Reporting Sexual Assault to the Police: Victim Experiences and the Potential for Procedural Justice
thesisposted on 08.02.2018 by Katherine Paige Lorenz
In order to distinguish essays and pre-prints from academic theses, we have a separate category. These are often much longer text based documents than a paper.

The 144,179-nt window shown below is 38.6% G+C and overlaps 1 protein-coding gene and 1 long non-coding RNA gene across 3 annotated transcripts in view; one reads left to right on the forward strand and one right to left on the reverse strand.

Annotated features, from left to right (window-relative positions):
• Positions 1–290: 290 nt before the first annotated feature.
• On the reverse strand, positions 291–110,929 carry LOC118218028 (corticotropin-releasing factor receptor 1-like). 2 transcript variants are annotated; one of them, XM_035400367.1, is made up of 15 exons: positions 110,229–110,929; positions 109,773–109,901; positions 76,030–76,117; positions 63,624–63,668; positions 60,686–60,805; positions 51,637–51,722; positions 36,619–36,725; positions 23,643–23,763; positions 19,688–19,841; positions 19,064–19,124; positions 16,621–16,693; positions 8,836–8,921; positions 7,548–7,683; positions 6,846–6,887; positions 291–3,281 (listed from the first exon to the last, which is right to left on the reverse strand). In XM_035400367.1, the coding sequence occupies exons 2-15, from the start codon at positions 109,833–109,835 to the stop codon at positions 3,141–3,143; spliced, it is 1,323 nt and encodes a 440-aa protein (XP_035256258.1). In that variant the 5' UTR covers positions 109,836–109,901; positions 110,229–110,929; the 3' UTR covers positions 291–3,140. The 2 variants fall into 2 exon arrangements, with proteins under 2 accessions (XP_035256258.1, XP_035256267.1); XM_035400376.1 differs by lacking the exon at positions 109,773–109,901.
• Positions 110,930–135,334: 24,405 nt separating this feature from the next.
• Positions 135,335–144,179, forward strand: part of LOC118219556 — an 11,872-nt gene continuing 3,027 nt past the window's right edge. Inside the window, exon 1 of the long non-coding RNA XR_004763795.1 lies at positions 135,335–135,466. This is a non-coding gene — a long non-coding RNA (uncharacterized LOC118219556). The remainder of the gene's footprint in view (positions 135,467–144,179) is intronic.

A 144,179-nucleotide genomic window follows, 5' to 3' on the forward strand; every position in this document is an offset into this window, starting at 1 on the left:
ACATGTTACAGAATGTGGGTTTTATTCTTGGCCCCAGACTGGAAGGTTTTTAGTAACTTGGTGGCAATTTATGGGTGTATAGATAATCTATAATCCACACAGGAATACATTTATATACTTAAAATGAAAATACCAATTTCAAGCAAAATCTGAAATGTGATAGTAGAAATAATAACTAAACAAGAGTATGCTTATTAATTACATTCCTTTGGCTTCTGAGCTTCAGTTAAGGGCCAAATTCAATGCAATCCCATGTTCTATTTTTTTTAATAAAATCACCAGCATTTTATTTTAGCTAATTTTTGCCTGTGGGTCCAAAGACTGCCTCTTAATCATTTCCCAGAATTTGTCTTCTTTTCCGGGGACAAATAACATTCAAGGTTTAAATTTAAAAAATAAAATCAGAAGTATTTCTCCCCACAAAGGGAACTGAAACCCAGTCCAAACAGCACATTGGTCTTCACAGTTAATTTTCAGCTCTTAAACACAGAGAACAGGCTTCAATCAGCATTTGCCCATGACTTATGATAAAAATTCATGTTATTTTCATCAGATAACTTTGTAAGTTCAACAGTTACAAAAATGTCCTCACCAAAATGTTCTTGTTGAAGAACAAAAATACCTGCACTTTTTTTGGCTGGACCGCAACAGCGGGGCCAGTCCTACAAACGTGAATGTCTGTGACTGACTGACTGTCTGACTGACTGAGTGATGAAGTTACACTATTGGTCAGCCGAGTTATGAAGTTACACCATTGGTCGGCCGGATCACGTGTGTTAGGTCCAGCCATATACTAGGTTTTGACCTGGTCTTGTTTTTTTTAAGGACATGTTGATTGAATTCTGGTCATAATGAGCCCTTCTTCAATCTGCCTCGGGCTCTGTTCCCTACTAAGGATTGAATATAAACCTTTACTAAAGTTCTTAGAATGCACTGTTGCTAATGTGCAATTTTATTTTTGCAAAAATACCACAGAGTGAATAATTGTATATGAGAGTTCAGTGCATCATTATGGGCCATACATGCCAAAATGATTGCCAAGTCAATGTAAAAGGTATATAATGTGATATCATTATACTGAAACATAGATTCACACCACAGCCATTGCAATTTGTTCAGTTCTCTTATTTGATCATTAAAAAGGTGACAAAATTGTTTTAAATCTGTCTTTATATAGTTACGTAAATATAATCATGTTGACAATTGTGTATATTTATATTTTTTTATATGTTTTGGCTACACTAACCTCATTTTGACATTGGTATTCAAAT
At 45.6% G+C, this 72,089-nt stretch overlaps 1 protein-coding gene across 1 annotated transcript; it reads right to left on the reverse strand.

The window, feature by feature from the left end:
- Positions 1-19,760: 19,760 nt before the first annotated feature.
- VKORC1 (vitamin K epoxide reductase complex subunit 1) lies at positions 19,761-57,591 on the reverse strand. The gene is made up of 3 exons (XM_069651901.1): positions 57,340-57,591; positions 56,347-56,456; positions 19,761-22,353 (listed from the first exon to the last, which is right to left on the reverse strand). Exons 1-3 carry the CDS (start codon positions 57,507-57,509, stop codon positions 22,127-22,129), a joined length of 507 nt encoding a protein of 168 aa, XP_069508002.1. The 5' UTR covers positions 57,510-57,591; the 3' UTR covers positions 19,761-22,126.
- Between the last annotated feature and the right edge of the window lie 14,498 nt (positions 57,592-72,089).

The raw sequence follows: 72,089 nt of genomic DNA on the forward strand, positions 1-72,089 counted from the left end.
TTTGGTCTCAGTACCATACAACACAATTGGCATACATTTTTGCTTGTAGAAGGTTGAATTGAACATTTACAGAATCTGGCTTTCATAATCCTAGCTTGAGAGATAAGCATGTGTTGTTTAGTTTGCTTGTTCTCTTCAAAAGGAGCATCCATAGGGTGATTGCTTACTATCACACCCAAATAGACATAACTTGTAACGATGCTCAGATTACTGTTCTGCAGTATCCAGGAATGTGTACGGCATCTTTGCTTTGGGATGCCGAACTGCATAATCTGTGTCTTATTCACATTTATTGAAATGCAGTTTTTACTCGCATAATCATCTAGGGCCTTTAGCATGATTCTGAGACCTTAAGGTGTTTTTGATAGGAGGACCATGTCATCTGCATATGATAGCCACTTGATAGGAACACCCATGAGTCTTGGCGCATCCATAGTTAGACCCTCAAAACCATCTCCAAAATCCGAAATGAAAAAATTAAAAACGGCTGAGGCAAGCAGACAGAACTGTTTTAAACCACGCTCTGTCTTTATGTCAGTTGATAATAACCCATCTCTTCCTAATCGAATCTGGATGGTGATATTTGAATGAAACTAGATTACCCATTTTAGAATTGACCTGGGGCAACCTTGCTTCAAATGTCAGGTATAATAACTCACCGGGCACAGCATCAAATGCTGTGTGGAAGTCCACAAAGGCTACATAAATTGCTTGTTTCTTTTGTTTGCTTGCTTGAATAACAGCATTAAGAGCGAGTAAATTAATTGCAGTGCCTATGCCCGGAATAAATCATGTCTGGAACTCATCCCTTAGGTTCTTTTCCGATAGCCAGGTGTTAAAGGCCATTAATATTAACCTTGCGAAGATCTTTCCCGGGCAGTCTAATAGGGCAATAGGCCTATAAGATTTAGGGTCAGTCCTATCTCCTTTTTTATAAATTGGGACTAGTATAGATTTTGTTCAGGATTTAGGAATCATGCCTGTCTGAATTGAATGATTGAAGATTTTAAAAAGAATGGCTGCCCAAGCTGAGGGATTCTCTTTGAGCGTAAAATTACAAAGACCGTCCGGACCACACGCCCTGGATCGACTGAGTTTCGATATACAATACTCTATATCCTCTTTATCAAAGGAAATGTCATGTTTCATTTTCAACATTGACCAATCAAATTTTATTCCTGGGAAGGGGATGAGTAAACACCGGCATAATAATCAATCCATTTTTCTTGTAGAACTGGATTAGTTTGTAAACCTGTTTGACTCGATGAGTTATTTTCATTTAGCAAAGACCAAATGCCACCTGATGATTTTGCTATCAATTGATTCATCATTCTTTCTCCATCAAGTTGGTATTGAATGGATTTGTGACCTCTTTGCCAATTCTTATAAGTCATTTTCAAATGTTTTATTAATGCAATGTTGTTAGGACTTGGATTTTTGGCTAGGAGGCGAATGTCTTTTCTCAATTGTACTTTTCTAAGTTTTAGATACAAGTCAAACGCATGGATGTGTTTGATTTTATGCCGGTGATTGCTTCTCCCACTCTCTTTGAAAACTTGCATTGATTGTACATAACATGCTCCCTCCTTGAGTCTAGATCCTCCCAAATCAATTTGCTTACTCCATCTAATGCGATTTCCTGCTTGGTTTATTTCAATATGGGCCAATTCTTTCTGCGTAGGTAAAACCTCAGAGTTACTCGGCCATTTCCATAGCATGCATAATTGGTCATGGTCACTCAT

Sexual assault is a largely underreported crime (Bachman, 1998). Fear of mistreatment by the legal system – particularly the police – deters many victims from reporting (Campbell, 2008). Victims who report to the police often cite negative experiences (Filipas & Ullman, 2001), which may be harmful to post-assault adjustment (Campbell, 2005) and reduce willingness to provide information during the investigation (Patterson, 2011). The procedural justice perspective suggests that for crime victims in general, satisfaction with police encounters influence views toward the police and outcomes related to the investigation of crimes (Parsons & Bergin, 2010), yet this has not been studied specifically for sexual assault victims. This study used a mixed-methods design of survey and semi-structured interviews of community sexual assault victims to explore the relationship between victims’ experiences with detectives during the investigation, and several outcomes including satisfaction with the detective, cooperation with the investigation, views of the police, future reporting, and recovery. This study also examined victims’ reporting decisions, and demographic differences between victims who reported and victims who did not report. Qualitative results suggest that pre-existing views of the police contribute to victims’ decision to report sexual assault to the police. Results showed that victims considered several factors in the decision to report, victims who expressed concerns of mistreatment and expressed negative views of the police tended to not report the assault. Quantitative findings showed differences in reporting based on gender and sexual identity, but not race or age. Results from regression analyses showed that procedural justice during detective-victim interactions significantly predicts victims’ satisfaction with the detective, cooperation with the investigation, positive views of the police, willingness to report future crimes, and recovery. Qualitative results underscored relationships between the quality of detective-victim interactions and the positive outcomes identified in the quantitative results, qualitative findings revealed that some of the outcomes associated with procedural justice are more complex than anticipated when looking specifically at detective interactions with sexual assault victims. Implications for practice and directions for future research in light of these findings are discussed, including recommendations made by interview participants on improving the police response to victims who report.